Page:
Transferring inmates to private prison will cost taxpayers over $2 million

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JACKSON, Miss. (WJTV) – The prison crisis in the state forced the governor today to take executive action in the form of an emergency situation.

Department of Corrections must work out an agreement in regards to their transfer of a number of inmates from Parchman to a private prison.

Lawmakers expressed concern Thursday after MDOC sent a deficit request letter to the budget office asking for enough money to pay $65 a day per-inmate heading to the Tallahatchie private prison in Tutwiler, MS. This rate is more than the state law allows with it not being 10% less than the normal rate state prisons usually receive to house their own inmates.

To speed up the process around legal obstacles governor Phil Bryant took to twitter Thursday evening announcing an emergency declaration allowing inmates at Parchman to be transferred to a private prison, The Tallahatchie County Correctional facility owned by CoreCivic.

This effort is to cool down the tensions with rival gangs sparking fights and riots inside Parchman where three inmates were killed in one week.

“Talking to some inmates, the Vice Loyds are a major influence in the prisons,” Sunflower County Sheriff James Haywood said back on Jan. 3rd. “And that the Gangster Disciples are now trying to take a foothold in the prisons.”

In documents obtained by Mississippi Today the cost per-inmate will be $65 a day. Considering the 90 days they will be in the private prison, the state will have to pay CoreCivic around $2.1 Million of taxpayer money. All of which is over what the annual budget usually allows.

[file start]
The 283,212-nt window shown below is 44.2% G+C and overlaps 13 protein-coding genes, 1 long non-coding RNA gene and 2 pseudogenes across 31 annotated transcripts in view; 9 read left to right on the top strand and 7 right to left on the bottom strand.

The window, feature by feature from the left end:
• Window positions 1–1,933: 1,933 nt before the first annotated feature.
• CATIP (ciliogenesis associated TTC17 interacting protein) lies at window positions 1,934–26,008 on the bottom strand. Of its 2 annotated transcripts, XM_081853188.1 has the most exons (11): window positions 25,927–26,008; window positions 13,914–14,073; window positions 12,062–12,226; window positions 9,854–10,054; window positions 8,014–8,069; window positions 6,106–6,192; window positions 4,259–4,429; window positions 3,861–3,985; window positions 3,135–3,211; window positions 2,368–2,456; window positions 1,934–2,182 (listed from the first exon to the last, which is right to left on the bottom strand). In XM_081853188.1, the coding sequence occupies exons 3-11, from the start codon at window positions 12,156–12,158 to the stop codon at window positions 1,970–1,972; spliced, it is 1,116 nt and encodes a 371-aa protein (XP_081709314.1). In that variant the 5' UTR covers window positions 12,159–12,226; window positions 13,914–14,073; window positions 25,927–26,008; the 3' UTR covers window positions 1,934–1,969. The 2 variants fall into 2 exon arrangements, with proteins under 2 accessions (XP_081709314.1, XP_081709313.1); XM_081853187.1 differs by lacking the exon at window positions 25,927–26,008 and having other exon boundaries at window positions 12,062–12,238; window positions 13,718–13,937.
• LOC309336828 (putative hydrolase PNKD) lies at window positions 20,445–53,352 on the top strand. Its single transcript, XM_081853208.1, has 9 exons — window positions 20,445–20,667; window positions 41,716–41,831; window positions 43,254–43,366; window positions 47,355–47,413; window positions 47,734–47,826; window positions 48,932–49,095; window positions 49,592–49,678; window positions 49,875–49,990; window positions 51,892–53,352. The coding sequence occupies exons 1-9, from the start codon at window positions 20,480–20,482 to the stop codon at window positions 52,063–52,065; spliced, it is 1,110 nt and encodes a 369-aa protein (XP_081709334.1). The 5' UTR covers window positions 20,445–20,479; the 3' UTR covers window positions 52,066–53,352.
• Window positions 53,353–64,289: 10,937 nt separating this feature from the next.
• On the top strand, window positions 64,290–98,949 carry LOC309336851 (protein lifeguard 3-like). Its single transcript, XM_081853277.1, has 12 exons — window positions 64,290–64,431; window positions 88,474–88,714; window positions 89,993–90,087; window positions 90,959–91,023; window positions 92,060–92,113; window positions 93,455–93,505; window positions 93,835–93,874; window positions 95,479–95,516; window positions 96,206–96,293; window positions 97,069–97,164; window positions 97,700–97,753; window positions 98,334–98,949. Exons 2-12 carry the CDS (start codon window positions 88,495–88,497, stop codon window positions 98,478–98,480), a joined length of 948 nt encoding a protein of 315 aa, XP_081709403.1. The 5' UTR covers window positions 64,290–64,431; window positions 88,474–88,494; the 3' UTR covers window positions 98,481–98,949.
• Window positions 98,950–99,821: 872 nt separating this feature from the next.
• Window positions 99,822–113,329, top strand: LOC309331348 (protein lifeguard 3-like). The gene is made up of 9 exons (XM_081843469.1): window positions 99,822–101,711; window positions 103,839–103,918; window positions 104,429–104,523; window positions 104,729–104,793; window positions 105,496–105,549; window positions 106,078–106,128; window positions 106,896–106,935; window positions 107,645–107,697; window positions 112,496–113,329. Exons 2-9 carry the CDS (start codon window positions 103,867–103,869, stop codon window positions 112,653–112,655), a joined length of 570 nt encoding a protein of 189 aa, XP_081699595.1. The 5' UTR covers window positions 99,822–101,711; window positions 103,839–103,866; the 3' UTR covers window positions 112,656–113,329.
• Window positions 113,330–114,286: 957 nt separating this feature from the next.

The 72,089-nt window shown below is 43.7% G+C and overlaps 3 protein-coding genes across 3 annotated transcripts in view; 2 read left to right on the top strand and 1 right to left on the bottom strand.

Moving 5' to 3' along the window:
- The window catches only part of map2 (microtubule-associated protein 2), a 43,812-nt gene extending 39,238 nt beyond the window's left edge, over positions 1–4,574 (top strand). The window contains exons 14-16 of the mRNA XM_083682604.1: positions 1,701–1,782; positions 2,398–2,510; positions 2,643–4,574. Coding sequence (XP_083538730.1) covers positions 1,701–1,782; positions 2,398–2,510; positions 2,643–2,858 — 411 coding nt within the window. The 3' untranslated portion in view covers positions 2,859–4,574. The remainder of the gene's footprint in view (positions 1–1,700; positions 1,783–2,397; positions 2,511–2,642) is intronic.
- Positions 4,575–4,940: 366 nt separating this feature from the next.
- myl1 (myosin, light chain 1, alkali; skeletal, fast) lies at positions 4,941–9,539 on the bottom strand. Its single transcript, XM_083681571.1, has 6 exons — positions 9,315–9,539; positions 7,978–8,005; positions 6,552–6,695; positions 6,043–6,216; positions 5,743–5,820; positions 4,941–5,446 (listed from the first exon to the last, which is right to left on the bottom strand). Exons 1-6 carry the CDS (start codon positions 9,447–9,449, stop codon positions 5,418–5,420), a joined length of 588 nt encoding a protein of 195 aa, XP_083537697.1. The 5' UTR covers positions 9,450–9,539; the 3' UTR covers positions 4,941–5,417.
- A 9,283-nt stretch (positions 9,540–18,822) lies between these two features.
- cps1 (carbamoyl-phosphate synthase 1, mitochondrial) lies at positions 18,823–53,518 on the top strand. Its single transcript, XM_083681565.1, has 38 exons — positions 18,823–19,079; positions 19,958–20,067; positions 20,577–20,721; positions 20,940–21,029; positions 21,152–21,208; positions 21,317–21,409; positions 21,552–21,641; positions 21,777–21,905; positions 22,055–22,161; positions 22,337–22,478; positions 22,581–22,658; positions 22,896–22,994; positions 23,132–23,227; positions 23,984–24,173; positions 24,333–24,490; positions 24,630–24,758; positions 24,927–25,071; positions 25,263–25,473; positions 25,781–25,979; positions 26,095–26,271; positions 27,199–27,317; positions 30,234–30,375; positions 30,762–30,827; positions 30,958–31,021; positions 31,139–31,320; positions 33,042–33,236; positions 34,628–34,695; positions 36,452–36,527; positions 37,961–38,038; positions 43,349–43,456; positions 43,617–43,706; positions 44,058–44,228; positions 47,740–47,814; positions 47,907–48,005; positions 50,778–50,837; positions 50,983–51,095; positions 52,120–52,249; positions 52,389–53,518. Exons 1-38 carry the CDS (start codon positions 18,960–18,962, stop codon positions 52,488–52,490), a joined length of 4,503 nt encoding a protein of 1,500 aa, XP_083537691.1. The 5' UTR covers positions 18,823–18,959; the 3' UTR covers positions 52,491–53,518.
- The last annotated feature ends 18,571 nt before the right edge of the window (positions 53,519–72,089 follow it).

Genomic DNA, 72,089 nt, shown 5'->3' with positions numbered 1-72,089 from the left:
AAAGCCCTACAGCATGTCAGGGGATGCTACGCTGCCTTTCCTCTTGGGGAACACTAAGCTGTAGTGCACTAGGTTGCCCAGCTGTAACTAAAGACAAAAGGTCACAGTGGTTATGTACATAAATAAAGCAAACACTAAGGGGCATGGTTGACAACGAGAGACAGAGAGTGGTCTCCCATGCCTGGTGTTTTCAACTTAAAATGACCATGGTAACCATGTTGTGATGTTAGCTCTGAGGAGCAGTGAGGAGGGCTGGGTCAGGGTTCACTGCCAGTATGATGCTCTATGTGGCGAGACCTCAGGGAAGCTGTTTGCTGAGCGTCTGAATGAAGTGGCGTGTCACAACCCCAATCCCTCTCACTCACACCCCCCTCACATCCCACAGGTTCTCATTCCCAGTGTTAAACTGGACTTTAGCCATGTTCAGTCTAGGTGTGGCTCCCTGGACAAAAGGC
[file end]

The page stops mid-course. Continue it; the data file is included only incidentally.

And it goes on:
“We have been involved in those conversations and kept up to speed on what they are doing,” governor elect Tate Reeves said. “We’ll continue to monitor the situation.”

“I’m not sure that’s going to solve the problem,” Representative Jeffery Harness of District 85 stated. “I’m very concerned about the conditions in which the inmates are living in and I’m not sure sending them to private prisons is going to be the answer.”

The emergency declaration also allows MDOC to reach out to other agencies for funding and assistance specifically the state emergency management agency and highway patrol.

“Every time we have to spend more money on something like this and an unanticipated expense than that takes away something else,” Lt. Governor Delbert Hosemann explained. “The pie is only so large. You’ll see us scrutinizing all the state agencies.”

The next big question is how the house and senate will find a permanent solution to properly staff facilities and fix conditions of state prison units falling apart.

Lt. Governor Delbert Hosemann threw out the idea transforming Walnut Grove into a fully operated prison. An idea brought up by MDOC, but cant be done at the moment due to the lack of staffing and money.

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